When cloud computing first emerged, IT analysts had mixed feelings about the hosted services, unsure if they would be embraced or disregarded in the enterprise. Today, experts understand that the cloud now plays a central role in the ongoing development of the business world, providing decision-makers and employees with innovative solutions for growth and performance improvements.
Companies are using a mix of different cloud models, including Platform, Software and Infrastructure as a Service, all with positive results. In fact, a recent CA Technologies survey of IT decision-makers who have been using the cloud for at least a year found that the benefits of using the hosted solutions are exceeding many respondents’ expectations.
Many executives highlighted the cost-saving advantages of the cloud. This is because the ongoing use of the cloud is allowing decision-makers to become more familiar with the technology and, as a result, establish new goals and objectives. “Cost is often considered an early benefit – or even a required result – in order for IT teams to justify moving in the direction of the cloud,” said John Michelsen, chief technology officer of CA Technologies. “Once they show that cloud computing improves the bottom line, they can shift their focus to innovation and other objectives, such as increased performance and enhanced security.”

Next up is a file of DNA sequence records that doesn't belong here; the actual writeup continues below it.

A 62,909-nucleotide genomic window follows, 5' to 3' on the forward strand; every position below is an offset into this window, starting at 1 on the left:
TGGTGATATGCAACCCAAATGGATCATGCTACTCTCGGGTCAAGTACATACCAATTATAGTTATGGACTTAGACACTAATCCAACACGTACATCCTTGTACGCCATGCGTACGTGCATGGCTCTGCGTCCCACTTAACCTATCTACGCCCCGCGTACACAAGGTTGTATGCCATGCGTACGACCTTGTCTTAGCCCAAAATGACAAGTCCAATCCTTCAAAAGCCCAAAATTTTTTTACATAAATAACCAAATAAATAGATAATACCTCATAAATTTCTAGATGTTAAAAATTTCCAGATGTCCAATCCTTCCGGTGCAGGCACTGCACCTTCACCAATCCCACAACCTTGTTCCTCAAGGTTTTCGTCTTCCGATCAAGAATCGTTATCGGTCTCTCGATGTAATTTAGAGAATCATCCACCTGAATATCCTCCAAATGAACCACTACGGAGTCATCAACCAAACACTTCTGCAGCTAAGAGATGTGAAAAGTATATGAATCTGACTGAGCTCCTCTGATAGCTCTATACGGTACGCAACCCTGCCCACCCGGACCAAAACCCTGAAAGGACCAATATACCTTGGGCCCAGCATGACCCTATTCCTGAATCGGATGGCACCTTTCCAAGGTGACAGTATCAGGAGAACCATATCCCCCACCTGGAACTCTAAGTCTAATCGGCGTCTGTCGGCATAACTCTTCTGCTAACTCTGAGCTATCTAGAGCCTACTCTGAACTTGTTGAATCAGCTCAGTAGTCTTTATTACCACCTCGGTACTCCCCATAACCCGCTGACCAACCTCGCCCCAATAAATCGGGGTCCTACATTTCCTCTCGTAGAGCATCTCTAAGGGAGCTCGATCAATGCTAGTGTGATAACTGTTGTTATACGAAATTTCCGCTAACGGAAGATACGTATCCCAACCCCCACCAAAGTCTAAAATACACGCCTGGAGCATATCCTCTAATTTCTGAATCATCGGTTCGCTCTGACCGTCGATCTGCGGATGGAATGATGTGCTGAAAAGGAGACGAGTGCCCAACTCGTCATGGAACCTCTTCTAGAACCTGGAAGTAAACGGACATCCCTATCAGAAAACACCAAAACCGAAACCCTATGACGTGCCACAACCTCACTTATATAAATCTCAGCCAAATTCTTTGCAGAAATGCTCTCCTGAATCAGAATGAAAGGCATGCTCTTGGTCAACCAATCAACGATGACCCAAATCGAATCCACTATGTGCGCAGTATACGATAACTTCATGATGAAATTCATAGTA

Who is using the cloud?
CA Technologies found several unique distinctions between organizations planning to invest more in cloud servers and other solutions within the next year and firms that are still on the fence. First, businesses that have been using the cloud for four or more years are roughly six times as likely to spend more money on the hosted services in 2013 than their counterparts that are relatively newer to the environment. This suggests that companies that have done more than just tested the water are more comfortable with the cloud and are experiencing greater results.
Second, the study found that organizations in the United States are more likely to invest in the cloud this year than businesses in the U.K., France, Germany, Italy and Benelux. In fact, 48 percent of U.S. respondents stated they plan to up cloud spending by up to 30 percent, while another 17 percent will invest even more. This is a stark contrast between the 42 percent and 4 percent, respectively, of European IT decision-makers.